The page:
|1.||a. (sometimes capital) the coldest season of the year, between autumn and spring, astronomically from the December solstice to the March equinox in the N hemisphere and at the opposite time of year in the S hemisphere|
|b. (as modifier): winter pasture|
|2.||the period of cold weather associated with the winter|
|3.||a time of decline, decay, etc|
|4.||poetic chiefly a year represented by this season: a man of 72 winters Related: brumal, hibernal, hiemal|
|5.||(intr) to spend the winter in a specified place|
|6.||to keep or feed (farm animals, etc) during the winter or (of farm animals) to be kept or fed during the winter|
|Related: brumal, hibernal, hiemal|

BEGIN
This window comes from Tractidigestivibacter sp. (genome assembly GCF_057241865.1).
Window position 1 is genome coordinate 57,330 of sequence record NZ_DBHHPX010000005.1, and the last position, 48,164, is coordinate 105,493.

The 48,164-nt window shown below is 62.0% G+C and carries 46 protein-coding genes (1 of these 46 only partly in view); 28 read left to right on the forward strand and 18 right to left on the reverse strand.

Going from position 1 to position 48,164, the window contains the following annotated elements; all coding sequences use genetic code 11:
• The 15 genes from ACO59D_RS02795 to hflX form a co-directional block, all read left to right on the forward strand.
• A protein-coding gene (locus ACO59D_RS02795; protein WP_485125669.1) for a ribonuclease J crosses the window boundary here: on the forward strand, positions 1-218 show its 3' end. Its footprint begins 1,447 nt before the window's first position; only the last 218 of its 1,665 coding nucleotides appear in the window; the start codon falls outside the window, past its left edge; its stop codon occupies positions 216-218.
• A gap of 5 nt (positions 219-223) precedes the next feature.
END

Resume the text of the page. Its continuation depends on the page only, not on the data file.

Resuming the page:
|[Old English; related to Old Saxon, Old High German wintar, Old Norse vetr, Gothic wintrus]|
coldest season of the year, between autumn and spring; the name comes from an old Germanic word that means "time of water" and refers to the rain and snow of winter in middle and high latitudes. In the Northern Hemisphere, it is commonly regarded as extending from the winter solstice (year's shortest day), December 21 or 22, to the vernal equinox (day and night equal in length), March 20 or 21, and in the Southern Hemisphere, from June 21 or 22 to September 22 or 23. The low temperatures associated with winter occur only in middle and high latitudes; in equatorial regions, temperatures are almost uniformly high throughout the year. For physical causes of the seasons, see season.
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